A police officer views the granite Police Memorial Wall at
a ceremony honoring the lives of Detective Omar Edwards and 11 New York City
police officers who died of 9/11-related illness.
Mayor Michael R. Bloomberg
and Police Commissioner Raymond W. Kelly today commemorated the lives of
Detective Omar Edwards and 11 New York City police officers who worked at the
World Trade Center site and have since died. Detective Edwards' and the names of
Inspector Richard Winter, Lieutenant Brian Mohamed, Lieutenant Gerald Rex,
Detective Michael Morales, Police Officer Daniel Conroy, Police Officer Renee
Dunbar, Police Officer Louise Johnston, Police Officer Vito Mauro, Police
Officer Gary Mausberg, Police Officer Christopher McMurry and Police Officer
Robert Nicosia, were inscribed on the granite Police Memorial Wall in Battery
Park and unveiled during a ceremony Wednesday.
"New Yorkers owe a debt of
gratitude to these men and women who answered the call for help during our
city's greatest hour of need," said Mayor Bloomberg. "We owe them our solemn
commitment to honor their memories care for everyone affected by the attacks.
We've made the creation of a dedicated, Federal funding stream for research and
treatment of 9/11-related health conditions one of our highest priorities, and
we're closer to achieving it than ever before. Two weeks ago, the James Zadroga
9/11 Health and Compensation Act was passed by House of Representatives and we
are working to get the same version of the bill passed in the Senate. God
willing we'll succeed."
"The 12 men and women whose
names are inscribed here demonstrated throughout their careers the dedication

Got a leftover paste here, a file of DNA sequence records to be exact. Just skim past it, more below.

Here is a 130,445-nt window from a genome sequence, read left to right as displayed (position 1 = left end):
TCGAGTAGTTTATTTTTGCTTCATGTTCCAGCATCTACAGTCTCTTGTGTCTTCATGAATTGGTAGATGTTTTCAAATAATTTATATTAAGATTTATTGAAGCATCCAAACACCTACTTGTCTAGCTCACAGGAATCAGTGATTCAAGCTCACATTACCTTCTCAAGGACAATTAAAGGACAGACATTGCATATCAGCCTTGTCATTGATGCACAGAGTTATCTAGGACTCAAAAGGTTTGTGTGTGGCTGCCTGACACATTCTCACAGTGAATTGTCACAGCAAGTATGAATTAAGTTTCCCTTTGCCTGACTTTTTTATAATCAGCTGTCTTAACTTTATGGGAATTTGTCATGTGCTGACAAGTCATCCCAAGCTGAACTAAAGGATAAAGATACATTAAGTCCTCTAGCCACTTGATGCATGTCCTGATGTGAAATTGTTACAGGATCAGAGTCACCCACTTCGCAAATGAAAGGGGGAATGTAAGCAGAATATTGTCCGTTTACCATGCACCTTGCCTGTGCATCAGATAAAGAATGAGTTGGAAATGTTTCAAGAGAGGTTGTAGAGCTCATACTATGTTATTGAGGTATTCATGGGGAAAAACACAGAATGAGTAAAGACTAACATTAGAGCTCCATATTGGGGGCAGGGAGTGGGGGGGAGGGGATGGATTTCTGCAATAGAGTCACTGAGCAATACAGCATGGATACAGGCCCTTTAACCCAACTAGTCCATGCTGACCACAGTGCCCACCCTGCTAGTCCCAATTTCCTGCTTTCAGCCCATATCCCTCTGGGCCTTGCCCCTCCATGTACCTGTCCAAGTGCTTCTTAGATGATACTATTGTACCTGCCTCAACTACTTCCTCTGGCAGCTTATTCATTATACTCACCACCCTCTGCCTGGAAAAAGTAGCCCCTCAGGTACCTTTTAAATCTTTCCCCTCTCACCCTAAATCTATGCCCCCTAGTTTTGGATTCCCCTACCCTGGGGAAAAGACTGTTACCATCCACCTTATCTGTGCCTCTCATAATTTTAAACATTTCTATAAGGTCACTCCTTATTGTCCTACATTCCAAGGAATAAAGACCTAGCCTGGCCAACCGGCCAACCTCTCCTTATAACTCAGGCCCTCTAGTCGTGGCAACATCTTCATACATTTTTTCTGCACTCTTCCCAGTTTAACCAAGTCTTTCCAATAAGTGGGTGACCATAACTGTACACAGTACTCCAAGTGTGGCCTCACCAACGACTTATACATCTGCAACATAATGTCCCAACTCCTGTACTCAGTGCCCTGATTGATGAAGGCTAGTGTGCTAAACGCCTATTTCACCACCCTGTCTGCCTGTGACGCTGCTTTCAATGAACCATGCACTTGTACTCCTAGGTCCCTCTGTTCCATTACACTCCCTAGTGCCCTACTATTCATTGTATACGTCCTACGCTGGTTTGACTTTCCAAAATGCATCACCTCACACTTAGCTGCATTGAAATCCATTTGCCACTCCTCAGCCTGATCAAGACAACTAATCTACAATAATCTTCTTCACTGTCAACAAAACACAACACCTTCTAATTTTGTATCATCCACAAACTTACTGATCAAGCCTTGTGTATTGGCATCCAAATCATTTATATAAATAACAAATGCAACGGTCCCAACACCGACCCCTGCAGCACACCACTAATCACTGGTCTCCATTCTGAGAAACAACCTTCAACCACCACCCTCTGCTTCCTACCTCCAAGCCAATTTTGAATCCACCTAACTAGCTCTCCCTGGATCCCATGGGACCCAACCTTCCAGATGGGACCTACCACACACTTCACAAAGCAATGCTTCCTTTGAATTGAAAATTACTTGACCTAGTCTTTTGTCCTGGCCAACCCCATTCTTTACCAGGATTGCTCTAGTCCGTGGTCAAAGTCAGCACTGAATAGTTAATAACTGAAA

and courage that is exemplary of the life of a police officer," said
Commissioner Kelly. "They will always be in our memories and in our hearts.
Thanks to the devoted care given by the Battery Park City Authority to this
site, millions of visitors will come to this 'sacred precinct' to pay respects
and give thanks for their courage and sacrifice."
Chief of Department Joseph Esposito, Police Commissioner
Raymond W. Kelly and Mayor Michael R. Bloomberg honor those whose
newly-inscribed names were unveiled on the granite Police Memorial Wall in
Battery Park City.
The officers whose names are
inscribed on the wall are below:
Detective Omar Edwards joined the NYPD in 2007
and was assigned to the Housing Bureau, where he served Police Service Area 2
and the Housing Bureau's Impact Response Team. He was killed by police fire May
28, 2009 and posthumously promoted to Detective.
Inspector Richard Winter served the Department for 37 years, retiring in 2004. In the aftermath of the 9/11 attacks, he led the Fleet Services Division's repairs of half of the Emergency Service fleet in just 48 hours. Inspector Winter served the 73rd, 66th, 79th, 109th precincts, Employee Management Division,
Communication Division, Electronics Section, Quartermaster Section, the
Inter-City Correspondence Unit, Brooklyn South Internal Affairs Unit, Chief of
Department's Strategic Analysis Section, Compstat & Trafficstat Units, and
the Fleet Services Division.